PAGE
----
If you’re doing either of these things, it’s not your fault. Again, you didn’t miss the “How to Be a Human Handbook” that was passed out when you missed class that one day.
We’re just not trained to do any inquiry to find out how we feel and why we feel the way we do.
That’s what coaching is for.
And feeling certain emotions can feel horrible — especially negative ones like fear, shame, guilt, or anxiety..
Here’s a secret you may not know though.
Are you ready for it?
You’re already feeling horrible. You’re just not acknowledging you’re feeling that way.
So then you can’t deal with it.
You’re already feeling shame or disappointment or anxiety. It’s there all the time under the surface, but you think that if you don’t look at it then you’re not really feeling it.
If you just keep working hard through it, then it’s not there.
What’s actually happening is you’re trying to avoid it. You’re hiding the feeling under the bed hoping it doesn’t come out like the boogeyman. You can’t avoid it forever though.
Eventually it’ll catch up with you in a health problem or relationship problem or in burnout.
When I was a little girl, and my parents told me to clean up my room, I’d stuff everything under the bed. I mean everything. Etch a Sketches, stuffed animals, books, legos, you name it. I thought cleaning would be hard work. That it’d be painful. So I did that to avoid having to clean. They’d think my room was clean because on the surface, it was.
I thought I was doing a good job at it too.
Then one day I came home from school and found that my parents took everything out from under my bed, spread it all over the kitchen floor, and told me to get rid of 20 toys.
I cried and cried and cried. I really thought it was the end of the world.
I thought by avoiding the pain of cleaning that I wouldn’t have so much pain.
But guess what, that pain smacked me in the face because I wasn’t dealing with the problem up front, and the consequences were worse than if I’d just cleaned my room.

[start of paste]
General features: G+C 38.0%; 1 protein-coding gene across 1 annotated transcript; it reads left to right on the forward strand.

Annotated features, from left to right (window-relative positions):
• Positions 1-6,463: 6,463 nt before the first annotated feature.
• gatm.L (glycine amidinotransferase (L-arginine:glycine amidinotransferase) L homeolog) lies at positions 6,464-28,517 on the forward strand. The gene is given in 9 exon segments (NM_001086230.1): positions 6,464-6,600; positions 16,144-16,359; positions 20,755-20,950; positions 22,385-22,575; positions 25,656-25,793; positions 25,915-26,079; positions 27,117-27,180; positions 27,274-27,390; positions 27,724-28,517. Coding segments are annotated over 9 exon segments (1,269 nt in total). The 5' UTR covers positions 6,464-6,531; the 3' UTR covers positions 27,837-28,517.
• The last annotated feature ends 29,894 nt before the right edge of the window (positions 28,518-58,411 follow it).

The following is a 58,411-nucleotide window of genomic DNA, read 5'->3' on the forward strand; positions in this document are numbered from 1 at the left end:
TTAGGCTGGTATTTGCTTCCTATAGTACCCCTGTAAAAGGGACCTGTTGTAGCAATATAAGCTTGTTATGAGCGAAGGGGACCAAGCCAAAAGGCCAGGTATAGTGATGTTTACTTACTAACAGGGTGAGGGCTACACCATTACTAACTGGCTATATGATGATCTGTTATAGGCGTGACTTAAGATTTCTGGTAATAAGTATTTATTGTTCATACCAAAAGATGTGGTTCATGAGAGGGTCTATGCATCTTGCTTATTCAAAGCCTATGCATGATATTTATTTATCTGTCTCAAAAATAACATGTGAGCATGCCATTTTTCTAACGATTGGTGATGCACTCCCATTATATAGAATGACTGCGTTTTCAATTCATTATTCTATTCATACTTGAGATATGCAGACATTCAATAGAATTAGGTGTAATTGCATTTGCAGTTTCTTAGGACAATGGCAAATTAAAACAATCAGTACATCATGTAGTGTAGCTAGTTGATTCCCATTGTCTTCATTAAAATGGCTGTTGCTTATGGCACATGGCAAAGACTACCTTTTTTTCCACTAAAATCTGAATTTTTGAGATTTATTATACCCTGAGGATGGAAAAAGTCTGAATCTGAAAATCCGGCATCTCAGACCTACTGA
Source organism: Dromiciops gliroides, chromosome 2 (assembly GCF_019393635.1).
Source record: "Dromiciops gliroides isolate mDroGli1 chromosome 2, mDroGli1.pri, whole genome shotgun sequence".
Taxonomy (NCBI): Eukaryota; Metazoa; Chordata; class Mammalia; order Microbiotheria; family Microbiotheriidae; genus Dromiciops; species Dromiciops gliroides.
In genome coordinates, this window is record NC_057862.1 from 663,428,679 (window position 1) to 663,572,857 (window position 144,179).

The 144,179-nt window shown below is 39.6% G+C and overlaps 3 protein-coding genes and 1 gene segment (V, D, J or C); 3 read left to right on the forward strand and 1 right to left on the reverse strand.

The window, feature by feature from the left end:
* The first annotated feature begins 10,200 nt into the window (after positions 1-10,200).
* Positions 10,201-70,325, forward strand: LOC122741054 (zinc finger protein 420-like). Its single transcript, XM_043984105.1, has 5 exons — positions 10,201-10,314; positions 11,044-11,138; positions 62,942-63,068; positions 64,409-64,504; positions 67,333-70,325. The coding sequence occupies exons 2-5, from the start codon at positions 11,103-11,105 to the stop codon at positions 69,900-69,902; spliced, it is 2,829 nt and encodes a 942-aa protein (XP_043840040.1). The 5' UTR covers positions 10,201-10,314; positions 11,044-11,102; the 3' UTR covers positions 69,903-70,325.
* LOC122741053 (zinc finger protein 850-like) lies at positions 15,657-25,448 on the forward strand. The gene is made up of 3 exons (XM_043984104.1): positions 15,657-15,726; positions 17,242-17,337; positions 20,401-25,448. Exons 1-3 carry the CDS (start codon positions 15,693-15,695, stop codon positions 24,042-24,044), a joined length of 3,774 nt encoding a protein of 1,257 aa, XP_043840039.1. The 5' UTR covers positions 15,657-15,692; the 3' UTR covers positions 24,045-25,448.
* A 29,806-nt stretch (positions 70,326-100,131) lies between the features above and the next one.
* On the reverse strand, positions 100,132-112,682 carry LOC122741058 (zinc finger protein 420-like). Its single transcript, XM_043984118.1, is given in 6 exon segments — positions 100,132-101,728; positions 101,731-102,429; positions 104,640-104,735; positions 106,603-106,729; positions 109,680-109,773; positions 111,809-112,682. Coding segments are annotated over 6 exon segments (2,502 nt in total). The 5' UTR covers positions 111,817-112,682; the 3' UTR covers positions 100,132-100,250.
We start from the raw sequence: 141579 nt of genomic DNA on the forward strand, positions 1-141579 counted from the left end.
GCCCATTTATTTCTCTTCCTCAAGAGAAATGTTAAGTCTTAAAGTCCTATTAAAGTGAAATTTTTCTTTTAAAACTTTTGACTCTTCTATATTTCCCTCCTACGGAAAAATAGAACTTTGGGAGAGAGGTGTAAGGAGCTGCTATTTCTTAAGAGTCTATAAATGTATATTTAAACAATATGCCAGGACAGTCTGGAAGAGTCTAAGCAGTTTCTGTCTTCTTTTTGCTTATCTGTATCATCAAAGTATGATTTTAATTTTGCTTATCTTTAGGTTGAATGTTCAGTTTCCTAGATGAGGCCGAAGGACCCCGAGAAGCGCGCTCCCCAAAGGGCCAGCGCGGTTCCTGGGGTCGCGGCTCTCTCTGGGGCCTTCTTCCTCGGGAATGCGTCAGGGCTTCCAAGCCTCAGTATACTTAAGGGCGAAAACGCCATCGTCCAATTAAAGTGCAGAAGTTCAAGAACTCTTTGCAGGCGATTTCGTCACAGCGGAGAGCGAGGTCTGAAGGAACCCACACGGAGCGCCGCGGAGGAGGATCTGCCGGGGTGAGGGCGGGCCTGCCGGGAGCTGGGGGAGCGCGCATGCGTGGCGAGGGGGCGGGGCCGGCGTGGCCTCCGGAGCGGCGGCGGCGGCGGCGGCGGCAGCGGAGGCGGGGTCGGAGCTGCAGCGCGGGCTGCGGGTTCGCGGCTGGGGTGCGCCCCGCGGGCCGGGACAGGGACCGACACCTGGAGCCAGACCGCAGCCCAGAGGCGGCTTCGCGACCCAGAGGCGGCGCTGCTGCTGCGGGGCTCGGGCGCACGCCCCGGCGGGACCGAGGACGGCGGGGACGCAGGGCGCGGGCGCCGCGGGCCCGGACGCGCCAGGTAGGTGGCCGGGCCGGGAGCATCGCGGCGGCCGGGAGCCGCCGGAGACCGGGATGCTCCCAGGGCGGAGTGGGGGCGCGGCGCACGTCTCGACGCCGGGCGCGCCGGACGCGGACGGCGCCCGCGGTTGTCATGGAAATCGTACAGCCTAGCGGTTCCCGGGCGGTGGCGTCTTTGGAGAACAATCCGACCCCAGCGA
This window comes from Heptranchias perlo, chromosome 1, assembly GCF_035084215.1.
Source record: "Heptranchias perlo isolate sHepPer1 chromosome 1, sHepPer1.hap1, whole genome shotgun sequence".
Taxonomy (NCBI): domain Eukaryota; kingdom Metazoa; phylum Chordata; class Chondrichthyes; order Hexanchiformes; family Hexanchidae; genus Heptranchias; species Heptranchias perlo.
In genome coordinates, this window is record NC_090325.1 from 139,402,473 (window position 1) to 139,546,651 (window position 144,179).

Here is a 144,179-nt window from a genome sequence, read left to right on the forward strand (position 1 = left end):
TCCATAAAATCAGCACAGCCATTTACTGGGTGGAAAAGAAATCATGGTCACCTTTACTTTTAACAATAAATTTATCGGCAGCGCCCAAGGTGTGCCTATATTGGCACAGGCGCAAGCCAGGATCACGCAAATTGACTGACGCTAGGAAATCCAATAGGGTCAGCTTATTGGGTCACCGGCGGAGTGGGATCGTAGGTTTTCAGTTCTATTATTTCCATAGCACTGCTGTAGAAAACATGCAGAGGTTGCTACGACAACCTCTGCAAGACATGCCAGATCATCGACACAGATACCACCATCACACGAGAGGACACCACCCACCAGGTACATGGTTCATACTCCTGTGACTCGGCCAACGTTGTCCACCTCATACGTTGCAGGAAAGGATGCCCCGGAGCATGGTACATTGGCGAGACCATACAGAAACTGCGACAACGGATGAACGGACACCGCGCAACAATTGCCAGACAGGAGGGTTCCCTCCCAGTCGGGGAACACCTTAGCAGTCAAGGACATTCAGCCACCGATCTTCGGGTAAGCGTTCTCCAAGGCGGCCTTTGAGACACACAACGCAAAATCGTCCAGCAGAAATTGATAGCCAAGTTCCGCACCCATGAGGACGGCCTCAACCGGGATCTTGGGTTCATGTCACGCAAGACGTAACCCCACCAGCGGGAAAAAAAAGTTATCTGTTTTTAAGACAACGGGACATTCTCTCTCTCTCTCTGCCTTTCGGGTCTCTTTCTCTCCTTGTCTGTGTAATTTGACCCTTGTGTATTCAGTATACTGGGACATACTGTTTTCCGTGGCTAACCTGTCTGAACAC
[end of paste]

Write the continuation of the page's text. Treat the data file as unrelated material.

Feeling your feelings is like cleaning your room.
You may not want to do it, but when you do, you feel so much better and you avoid negative consequences. Those negative consequences come from you acting unconsciously to your negative emotions. If you’re not present with your negative emotions, you can’t be conscious. You’re sleepwalking through life.
In a coaching context it may look like this:
A lawyer may tell me something like, “Last week I felt like everyone was against me. I didn’t get anything done. I felt totally out of control. I had every intention of following through on my calendar, but I didn’t. Everything just went wrong.”
I know from hearing something like that that they weren’t paying attention to how they were feeling.
So then my job as a coach is to help them see what happened, so they can become more conscious of the habits that created that experience. They can become more conscious of what was going on in their brain and body.
When they get that awareness, they get better and better at catching their unconscious habits and changing them.
This brings me to the second key aspect lawyers miss when doing thought work, and that’s compassion for themselves.
We can’t even access feelings if we’re not creating safety to access them.
We create safety by being compassionate towards ourselves.
Compassion is accepting ourselves flaws and all.
Here’s some questions you can answer right now to see if you’re showing yourself compassion on a regular basis:
How do you treat yourself?
Do you check in to see how you’re doing?
Do you talk to yourself like you’re your best friend?
Or do you ignore yourself?
Do you tell yourself you should have done better?